What is Crohn’s Disease?
Crohns disease is an inflammatory bowel disease causing inflammation, deep sores or ulcers in parts of the digestive tract. As a result it can lead to following symptoms.
Symptoms Associated with Crohn Disease
- Fever or night sweats
- Bowel obstruction
- Abdominal pain and cramping
- Blood in the stool
- Reduced appetite
- Weight loss
- Fistula or abscesses
- Nutrient and mineral deficiencies due to malabsorption
- Ulcers in the mouth or gut
- Abdominal distention
Contributing Causes of Crohn’s Disease
It’s been estimated that almost 75 000 Australians have Crohn’s Disease, with this number to increase to 100 000 by the year 2022. (5 million people worldwide). What exactly causes so many people to suffer from this debilitating disease? Research indicates that the inflammation seen in the gut of Crohn’s disease patients is linked to several factors;
- Immunological factors – uncontrolled inflammatory responses from the immune system attacking harmless bacteria, food or viruses in the gut causing inflammation leading to bowel injury
- Smoking – increases the risk of having Crohn’s disease by 3-4 times
- Genetics – 30% of people with Crohn’s disease have a mutation in the NOD2/ CARD15 gene
- Poor dietary choices – consuming processed and refined foods which cause inflammation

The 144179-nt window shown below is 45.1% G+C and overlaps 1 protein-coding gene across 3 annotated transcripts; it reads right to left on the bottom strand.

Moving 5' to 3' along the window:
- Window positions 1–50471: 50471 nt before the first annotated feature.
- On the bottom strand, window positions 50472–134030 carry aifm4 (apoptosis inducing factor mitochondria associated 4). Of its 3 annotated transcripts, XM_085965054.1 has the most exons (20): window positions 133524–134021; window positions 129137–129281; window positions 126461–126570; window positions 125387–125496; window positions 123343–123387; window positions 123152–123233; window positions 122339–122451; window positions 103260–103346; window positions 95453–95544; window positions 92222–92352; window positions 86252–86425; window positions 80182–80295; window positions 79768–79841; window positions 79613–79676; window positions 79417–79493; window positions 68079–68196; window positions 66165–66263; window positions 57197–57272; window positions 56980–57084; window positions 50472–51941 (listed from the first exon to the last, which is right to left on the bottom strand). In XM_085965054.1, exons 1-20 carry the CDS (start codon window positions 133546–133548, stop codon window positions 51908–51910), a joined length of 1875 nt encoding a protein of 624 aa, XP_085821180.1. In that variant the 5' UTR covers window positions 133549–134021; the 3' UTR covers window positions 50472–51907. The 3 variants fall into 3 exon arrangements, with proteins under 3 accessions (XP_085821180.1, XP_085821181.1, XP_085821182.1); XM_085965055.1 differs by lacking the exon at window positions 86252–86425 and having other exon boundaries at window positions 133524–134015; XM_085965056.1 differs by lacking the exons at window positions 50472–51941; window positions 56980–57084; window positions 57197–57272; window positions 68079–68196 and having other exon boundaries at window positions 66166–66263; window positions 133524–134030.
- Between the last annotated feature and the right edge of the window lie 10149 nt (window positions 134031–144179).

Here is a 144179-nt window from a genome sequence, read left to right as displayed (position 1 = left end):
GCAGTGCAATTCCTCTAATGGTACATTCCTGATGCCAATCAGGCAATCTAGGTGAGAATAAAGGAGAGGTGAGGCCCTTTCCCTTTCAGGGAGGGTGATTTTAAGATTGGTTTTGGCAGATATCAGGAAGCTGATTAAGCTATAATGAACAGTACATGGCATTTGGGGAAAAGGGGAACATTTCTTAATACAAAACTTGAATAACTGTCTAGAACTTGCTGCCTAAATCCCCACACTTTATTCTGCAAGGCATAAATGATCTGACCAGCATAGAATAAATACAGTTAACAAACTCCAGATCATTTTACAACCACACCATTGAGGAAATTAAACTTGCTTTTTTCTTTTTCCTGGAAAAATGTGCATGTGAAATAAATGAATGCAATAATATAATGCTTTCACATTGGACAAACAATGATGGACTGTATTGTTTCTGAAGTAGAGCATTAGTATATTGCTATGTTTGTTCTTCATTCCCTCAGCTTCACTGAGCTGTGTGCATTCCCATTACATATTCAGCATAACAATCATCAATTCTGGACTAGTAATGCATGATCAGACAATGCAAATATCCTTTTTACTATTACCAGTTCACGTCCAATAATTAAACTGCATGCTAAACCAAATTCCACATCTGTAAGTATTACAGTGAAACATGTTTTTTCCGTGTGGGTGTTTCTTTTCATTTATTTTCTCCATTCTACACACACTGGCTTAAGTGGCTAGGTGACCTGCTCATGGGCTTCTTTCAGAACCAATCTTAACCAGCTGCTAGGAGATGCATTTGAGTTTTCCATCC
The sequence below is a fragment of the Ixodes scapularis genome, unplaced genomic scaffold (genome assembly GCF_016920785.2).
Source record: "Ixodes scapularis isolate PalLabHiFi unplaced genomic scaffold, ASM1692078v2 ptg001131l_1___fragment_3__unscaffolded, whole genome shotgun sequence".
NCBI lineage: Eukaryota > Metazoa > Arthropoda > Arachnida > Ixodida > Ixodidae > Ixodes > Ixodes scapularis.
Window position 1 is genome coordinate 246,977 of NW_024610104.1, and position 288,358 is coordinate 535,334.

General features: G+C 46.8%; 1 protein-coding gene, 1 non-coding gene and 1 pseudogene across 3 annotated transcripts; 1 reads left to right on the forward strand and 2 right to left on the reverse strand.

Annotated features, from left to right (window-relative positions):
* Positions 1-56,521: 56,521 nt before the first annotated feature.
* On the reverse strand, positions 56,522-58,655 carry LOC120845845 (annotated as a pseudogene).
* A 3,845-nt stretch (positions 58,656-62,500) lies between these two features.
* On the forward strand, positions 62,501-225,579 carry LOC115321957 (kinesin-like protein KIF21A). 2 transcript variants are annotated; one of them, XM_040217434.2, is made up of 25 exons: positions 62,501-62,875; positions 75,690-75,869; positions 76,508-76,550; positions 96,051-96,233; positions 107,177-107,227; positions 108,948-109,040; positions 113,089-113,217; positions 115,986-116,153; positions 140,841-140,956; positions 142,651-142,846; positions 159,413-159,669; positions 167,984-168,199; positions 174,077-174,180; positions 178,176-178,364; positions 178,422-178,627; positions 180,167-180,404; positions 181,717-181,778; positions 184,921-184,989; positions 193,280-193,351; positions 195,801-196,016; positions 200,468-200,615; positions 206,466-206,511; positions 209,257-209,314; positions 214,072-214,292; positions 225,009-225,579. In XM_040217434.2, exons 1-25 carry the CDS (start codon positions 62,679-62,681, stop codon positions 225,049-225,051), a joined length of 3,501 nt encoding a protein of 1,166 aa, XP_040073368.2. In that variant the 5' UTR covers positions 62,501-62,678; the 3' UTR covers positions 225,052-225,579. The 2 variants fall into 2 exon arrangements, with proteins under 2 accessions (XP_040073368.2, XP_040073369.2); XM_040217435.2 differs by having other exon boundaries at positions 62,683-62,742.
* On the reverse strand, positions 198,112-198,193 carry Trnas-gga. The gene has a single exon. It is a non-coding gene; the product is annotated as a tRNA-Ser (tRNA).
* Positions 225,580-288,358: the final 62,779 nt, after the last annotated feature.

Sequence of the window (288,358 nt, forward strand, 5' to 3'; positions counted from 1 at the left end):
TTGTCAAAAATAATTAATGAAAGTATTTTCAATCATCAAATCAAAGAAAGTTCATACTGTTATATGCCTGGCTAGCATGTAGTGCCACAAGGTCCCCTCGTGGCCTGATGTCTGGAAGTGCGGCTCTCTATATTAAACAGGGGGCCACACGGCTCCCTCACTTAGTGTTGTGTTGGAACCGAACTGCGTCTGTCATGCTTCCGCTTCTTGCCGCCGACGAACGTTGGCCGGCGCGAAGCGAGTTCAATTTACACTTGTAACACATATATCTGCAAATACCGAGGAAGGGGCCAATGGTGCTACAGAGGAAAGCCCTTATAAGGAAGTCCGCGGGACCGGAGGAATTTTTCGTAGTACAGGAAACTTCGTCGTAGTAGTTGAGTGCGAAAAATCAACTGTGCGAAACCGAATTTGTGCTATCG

- Gluten – The proteins in wheat are gut irritants; imagine the protein as a ‘splinter’ that’s digging into the lining of your gut, which causes an inflammatory response which leads to Crohn’s symptoms worsening
- Perinatal Illness – affecting either the mother or baby is associated with a four-fold increased risk of developing Crohn’s Disease
- Infectious factors – research has found that the presence of Mycobacterium paratuberculosis, Mycobacterium avium paratuberculosis and the bacteria Serratia marcescens, E.Coli and Candida tropicalis interact and create inflammatory biofilm that as a result produces symptoms of Crohn’s Disease
- Gut Dysbiosis – lack of beneficial bacteria called Bifidobacterium and Bacteriodes as well as low levels of short chain fatty acids are also risk factors
Watch the following video for a wonderful visual explanation of Crohn’s Disease
What Role Does Diet Play in Crohn’s Disease?
If you look to mainstream medicine as a solution, you will probably be prescribed one of the following solutions below. however these solutions, only act as a ‘bandaid’ solution, looking at the symptoms instead of the root cause of the disease.
How is Crohn’s Disease Treated Conventionally?
- Anti-inflammatory drugs
- Immunosuppressive agents
- Antidiarrheal drugs and fluid replacements
- Stem cell therapy
- Nutritional supplementation
- Bowel resection surgery (this is not a cure)